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Justin Anderson’s mother warned him dynamite came in small packages. She must have been talking about Diane Wallace. Justin is impressed with her no nonsense, self sufficient attitude. Diane has sworn off love… once again.
Little do they realize money and attempted murder will bring them to rely on one another and open the door for love.
Diane sat stirring her strawberry margarita with her straw. She hated the thin, delicate glasses most bars used to serve margaritas so she and Mark, the bartender, made a pact when he first started working at The Bar. He served her margaritas in a sixteen-ounce beer glass and she paid him an extra dollar. It worked for both of them. Diane’s margaritas arrived in a decent sized glass and Mark put an extra dollar in his tip jar.
In Oakdale, The Bar, located in the same building for as long as anyone could remember, was where respectable people in this small community of 17,500 went after work for a tall, cool one. There was one other bar at the edge of town by the Wal-Mart shopping center, but no decent person admitted going there. The Club Nouveaux offered exotic dancers and seemed to do well in spite of the empty front parking lot. Everyone knew who visited Club Nouveaux and who didn’t since, with the exception of a few people like Diane, everyone had been born, raised and would probably die in Oakdale.
"So why do I get the pleasure of your company tonight?" Mark leaned over the bar to gaze into Diane’s eyes.
Diane returned his gaze, "I’m tired of sitting in my house watching TV with only my dog for company and I’m not inspired to surf the net tonight. So, I thought I’d come in here and watch the circus."
Mark pushed away from the bar. A customer at the other end was signaling for another drink. Diane occupied herself by surveying the room in the wall length mirror that ran behind the bottles on the bar counter. She could view the action without turning and looking interested. This hidden local bar was a smorgasbord of young bodies, male and female. Stopping into The Bar tonight reminded her how little the dating game had changed since she had been a willing participant. Two unsuccessful marriages and one very painful love affair convinced her not to fall in love again. She and Mark had dated at one point. They concluded during the middle of their first, and only, date the best thing they could do for each other was to become friends, so a great friendship had blossomed.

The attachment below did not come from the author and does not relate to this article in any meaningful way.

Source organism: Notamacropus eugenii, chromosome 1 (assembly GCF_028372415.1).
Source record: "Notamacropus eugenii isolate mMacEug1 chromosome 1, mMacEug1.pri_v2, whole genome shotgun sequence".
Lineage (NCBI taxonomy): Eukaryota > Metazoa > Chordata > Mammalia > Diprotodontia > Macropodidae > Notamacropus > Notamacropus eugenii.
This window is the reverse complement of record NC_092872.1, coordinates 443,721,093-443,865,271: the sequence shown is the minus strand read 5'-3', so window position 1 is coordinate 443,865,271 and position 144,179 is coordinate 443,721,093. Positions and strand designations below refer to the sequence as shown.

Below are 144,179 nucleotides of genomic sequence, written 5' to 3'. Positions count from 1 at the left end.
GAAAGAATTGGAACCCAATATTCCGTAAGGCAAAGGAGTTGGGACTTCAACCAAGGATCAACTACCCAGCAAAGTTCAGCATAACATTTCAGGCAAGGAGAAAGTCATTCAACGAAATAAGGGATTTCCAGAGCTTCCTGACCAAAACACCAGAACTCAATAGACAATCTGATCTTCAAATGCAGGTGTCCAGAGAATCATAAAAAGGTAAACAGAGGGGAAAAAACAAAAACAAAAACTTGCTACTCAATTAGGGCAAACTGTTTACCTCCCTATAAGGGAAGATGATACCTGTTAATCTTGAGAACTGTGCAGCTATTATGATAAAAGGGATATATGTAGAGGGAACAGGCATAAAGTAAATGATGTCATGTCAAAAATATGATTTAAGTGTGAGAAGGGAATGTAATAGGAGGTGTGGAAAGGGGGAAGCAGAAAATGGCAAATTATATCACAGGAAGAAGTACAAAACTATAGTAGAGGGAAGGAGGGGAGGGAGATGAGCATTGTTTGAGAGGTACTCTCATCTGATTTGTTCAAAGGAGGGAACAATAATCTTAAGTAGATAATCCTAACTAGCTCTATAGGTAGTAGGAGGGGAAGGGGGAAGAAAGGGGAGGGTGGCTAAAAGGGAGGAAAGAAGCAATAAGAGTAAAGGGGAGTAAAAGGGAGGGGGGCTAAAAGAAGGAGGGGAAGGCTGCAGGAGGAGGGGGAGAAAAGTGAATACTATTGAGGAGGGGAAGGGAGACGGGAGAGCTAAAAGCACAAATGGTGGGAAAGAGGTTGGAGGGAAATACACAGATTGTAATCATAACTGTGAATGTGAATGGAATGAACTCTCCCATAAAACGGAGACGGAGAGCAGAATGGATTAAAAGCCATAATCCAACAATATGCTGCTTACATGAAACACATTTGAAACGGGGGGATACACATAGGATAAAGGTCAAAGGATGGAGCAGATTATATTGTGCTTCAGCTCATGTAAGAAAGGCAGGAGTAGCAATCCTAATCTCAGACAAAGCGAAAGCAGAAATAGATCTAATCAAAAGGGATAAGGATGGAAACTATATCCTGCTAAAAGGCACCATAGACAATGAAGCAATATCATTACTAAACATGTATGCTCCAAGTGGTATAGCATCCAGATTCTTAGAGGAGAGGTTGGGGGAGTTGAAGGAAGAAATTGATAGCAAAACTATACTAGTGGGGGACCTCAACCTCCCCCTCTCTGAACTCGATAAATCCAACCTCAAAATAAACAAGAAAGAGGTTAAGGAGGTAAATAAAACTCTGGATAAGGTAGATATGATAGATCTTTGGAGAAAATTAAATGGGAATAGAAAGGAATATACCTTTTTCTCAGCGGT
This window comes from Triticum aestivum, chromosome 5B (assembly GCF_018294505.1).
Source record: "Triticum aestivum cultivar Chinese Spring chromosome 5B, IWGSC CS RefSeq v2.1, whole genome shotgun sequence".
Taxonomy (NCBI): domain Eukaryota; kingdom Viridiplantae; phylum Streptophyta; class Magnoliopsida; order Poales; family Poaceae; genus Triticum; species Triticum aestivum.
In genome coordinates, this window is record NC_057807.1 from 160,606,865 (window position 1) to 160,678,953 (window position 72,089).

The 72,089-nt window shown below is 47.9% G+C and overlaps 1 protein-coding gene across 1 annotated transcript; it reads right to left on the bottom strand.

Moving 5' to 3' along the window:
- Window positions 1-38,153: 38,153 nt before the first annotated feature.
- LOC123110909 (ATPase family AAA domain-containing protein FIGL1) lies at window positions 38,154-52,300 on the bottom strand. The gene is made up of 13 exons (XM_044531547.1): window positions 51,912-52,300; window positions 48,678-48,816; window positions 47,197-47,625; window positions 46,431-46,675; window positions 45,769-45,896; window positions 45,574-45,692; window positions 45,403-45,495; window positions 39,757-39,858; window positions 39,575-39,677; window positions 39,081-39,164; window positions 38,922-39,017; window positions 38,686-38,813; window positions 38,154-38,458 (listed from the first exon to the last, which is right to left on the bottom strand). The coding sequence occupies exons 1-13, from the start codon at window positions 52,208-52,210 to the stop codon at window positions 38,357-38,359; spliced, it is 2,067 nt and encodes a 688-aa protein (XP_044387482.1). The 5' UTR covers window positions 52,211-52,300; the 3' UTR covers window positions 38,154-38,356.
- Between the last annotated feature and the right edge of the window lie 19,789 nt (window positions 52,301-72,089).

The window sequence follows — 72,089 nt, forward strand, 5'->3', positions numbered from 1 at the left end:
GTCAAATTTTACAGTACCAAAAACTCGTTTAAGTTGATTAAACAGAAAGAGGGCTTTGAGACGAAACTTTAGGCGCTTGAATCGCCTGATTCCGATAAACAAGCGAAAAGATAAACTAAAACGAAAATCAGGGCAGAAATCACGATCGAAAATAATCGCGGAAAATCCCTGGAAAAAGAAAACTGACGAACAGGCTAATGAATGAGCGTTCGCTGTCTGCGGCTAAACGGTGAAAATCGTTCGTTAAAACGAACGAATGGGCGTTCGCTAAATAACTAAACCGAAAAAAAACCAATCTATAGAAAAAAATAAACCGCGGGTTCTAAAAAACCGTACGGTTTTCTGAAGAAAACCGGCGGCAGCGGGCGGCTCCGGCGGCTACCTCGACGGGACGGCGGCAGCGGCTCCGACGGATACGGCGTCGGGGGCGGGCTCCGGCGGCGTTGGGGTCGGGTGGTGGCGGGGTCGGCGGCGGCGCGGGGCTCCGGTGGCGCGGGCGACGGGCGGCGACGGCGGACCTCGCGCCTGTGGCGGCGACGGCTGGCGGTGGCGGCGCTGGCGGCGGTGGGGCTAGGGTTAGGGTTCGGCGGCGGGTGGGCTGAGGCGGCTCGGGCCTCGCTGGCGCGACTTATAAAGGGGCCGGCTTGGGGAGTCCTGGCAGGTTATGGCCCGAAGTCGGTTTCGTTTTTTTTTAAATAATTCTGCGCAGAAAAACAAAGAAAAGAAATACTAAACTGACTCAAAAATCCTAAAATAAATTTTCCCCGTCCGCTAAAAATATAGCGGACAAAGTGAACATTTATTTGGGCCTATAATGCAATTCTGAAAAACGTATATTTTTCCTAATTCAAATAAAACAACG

"This is for you," Mark placed another strawberry margarita in front of Diane.
"I didn’t order a second one yet. What’s this for?" Diane asked.
"I mixed up an order Tami gave me," Mark replied.
"Mark, you have the ears of a spy microphone and memory of a computer. You don’t make mistakes. What’s up?" Diane’s eyes narrowed as she peered warily at Mark.
"A nice guy at the end of the bar said you look like you could use this: no strings attached," Mark stepped backward.
"Mark, you’ve known me for what, three and a half years? When was the last time you saw me accepting a drink from someone I really don’t know?"
"Oh, come on, Diane. Lighten up! It wouldn’t kill you to accept one drink from a guy I’ll swear is a bona fide gentleman."
Diane glared, her mouth set in a thin line as she silently slid the drink toward him. "You can take the drink to the gentleman and give him his money back or not. I don’t care. I thought you knew me well enough to know I prefer to buy my own drinks; eliminates any obligations. I’m here to relax, not cruise for company so to avoid any further problems I’ll take off," Diane picked her purse off the bar and grabbed her jacket.
"Whoa! I’ve never seen you so stressed. What’s wrong?" Mark leaned against the back counter and crossed his arms.
Sitting down, Diane draped her jacket on the back of the barstool and dropped her purse onto the bar. She sighed heavily. "You’re right. It’s been more than one of those days. It seems like it’s been a week of those days wrapped up in one obnoxious package."
"It’s Timmy, isn’t it?" Mark scowled.
Diane smiled at the obvious disdain in Mark’s voice as he talked about her ex-husband.
Celia Cooper has been a gypsy all her life. From her military child beginnings to her might-not-get-this-chance-again attitude after she left home, she’s seen most of the continental United States as well as Hawaii and Alaska. She hopes to travel the world but is content to stay close to her family in the desert in Southern California--for the moment.
Old Enough to Know Better and Sun in Sagittarius, Moon in Mazatlan were gifts from the writing gods. Her current novel, If Only, explores the wistful saying everyone has said at one point or other in their lives and scratches an itch.
She is now working on a Dragon Fantasy trilogy and several short stories.
Book Publisher: Wings e Press
No. of Pages: 284
Paper Weight (lb): 12.0
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